On Thursday July 18th, the Department of Justice revealed its latest step in ongoing efforts to hold pharmaceutical companies accountable for their role in the opioid crisis when they released an indictment against executives from drug distributor Miami-Luken Inc. According to the indictment, Miami-Luken Inc. flooded small rural towns with massive amounts of painkillers in a willful attempt to profit from growing rates of opioid addiction.
Returned by a federal grand jury on Wednesday the 17th, the indictment specifically alleges that former President Anthony Rattini and former compliance officer James Barclay conspired to distribute controlled substances without a legitimate medical purpose. If convicted, the executives of the Ohio-based drug company could face 20 years in prison. In its Thursday announcement of the indictment, the DOJ claimed that, “Rattini, Barclay and Miami-Luken sought to enrich themselves by distributing millions of painkillers to doctors and pharmacies in rural Appalachia, where the opioid epidemic was at its peak.”
Charged in the same indictment were Devonna Miller-West and Samuel “Randy” Ballengee, owners of the Westside Pharmacy and Tug Valley Pharmacy (respectively,) located in West Virginia. According to the government, the two pharmacists apparently ordered millions of opioid pills to increase illicit painkiller use. They were arrested Thursday morning, along with the other 2 defendants.
The indictment details how Miami-Luken, Rattini and Barclay “ignored obvious signs of abuse and diversion by distributing more than 2.3 million dosage units of oxycodone and 2.6 million dosage units of hydrocodone” to the Westside Pharmacy and Tug Valley Pharmacy between 2011 and 2015. The indictment goes on to claim that local pharmacies acted as “unnamed co-conspirators,” with Miami-Luken, failing to look into excessive opioid ordering. The DOJ also reports that Miami-Luken made between $173 million a year between 2008 and 2015 from opioid sales.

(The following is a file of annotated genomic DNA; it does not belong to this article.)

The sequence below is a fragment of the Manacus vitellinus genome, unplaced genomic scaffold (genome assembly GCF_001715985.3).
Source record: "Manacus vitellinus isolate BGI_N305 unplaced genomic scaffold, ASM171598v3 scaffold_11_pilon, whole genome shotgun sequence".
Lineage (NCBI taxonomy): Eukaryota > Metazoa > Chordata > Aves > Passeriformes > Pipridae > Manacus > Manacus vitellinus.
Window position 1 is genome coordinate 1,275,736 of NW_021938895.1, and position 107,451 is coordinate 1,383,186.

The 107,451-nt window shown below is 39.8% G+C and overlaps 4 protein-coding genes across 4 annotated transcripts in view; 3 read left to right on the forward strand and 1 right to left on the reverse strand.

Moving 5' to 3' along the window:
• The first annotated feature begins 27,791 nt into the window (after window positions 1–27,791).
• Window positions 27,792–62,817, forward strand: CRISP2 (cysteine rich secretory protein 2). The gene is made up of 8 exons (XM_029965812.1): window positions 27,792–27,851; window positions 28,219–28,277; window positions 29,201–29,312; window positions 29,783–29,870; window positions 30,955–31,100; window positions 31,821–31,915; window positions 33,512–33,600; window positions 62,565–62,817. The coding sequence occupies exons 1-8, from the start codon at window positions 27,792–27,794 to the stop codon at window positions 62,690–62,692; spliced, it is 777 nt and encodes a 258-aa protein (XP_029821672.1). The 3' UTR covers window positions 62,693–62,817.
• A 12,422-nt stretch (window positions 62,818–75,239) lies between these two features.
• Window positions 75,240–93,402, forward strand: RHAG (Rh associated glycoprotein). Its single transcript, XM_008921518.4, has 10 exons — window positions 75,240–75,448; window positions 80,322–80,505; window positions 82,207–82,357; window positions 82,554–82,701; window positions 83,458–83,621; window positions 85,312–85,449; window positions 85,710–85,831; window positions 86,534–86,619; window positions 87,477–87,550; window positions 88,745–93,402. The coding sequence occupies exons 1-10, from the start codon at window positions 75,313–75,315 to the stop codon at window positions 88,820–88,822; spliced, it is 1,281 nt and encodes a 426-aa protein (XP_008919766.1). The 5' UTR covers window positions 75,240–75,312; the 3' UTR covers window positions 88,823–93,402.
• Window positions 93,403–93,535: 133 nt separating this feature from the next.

The Miami-Luken indictment marks the second criminal case the DOJ has brought against drug distributors recently, after 2 former executives from New York-based Rochester Drug Co-Operative Inc. were charged with selling painkillers they knew were being used illegally. Drug giant McKesson Corp. was also ordered to pay $150 million over allegations they failed to flag suspicious orders, though the government has not been able to bring a serious case against major pharmaceutical companies yet.
While Miami-Luken recently shut down amidst scrutiny from the U.S. Drug Enforcement Administration, it continues to face civil litigation as part of a massive suit in Cleveland federal court. Last week, The Washington Post published a report unveiling more details on the amounts of pills major American drug companies flooded the marketplace with, thereby fueling the opioid crisis.
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At Bertram & Graf, L.L.C., our Kansas City opioid lawsuit attorneys represent plaintiffs from cities, counties, Native American tribes, and hospitals in suits against pharmaceutical companies. We believe in holding the medical establishment responsible for their negligence, and are willing to fight for justice in court. If you or a loved one has been affected by the opioid crisis, hire a law firm with a reputation for getting results, and contact Bertram & Graf, L.L.C.
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